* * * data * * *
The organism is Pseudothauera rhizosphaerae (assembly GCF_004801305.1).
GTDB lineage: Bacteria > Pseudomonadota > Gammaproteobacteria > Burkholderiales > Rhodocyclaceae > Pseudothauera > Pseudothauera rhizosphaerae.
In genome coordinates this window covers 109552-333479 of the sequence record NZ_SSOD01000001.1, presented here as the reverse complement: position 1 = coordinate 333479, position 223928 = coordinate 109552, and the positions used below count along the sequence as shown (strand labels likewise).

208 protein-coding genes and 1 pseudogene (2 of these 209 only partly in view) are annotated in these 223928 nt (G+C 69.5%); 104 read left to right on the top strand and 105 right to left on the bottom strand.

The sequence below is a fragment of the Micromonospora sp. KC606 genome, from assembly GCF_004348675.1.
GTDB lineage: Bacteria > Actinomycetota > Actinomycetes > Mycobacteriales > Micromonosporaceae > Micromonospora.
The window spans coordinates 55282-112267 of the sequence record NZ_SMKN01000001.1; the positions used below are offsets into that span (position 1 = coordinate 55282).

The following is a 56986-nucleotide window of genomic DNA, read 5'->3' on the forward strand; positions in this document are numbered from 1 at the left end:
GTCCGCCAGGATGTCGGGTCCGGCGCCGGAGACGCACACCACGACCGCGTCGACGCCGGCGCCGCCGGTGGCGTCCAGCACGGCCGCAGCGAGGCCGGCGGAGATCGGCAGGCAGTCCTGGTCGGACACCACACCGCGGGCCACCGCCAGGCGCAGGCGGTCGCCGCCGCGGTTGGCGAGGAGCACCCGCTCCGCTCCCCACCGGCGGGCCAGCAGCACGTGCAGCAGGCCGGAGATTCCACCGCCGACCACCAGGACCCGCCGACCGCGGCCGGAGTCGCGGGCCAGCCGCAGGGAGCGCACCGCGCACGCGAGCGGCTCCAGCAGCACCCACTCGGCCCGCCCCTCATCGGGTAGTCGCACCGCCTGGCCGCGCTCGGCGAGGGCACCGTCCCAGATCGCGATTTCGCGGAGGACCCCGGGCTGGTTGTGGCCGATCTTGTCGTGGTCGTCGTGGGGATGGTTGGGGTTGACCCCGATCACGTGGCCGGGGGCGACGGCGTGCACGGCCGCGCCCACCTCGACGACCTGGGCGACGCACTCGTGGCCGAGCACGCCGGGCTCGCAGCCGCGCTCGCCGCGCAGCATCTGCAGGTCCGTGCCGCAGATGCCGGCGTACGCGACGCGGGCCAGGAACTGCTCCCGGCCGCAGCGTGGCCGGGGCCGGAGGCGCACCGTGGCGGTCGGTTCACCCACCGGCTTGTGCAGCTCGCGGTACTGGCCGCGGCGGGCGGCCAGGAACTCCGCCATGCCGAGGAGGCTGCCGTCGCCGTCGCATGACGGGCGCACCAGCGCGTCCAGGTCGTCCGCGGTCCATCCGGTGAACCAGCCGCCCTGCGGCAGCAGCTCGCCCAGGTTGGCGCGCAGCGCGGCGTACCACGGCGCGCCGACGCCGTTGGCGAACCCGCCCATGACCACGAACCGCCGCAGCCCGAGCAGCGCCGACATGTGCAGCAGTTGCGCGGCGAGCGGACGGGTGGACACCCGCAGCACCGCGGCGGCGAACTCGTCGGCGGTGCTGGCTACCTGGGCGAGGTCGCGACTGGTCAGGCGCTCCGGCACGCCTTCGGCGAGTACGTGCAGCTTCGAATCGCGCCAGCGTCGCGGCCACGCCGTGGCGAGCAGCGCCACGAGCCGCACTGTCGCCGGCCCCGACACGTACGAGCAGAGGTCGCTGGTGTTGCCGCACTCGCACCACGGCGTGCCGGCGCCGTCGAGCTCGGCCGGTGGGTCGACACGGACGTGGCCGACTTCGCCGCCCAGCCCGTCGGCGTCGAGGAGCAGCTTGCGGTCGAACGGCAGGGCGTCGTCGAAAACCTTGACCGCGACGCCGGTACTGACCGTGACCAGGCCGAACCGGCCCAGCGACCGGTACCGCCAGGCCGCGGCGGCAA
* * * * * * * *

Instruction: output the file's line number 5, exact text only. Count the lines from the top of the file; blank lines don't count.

The sequence below is a fragment of the Micromonospora sp. KC606 genome, from assembly GCF_004348675.1.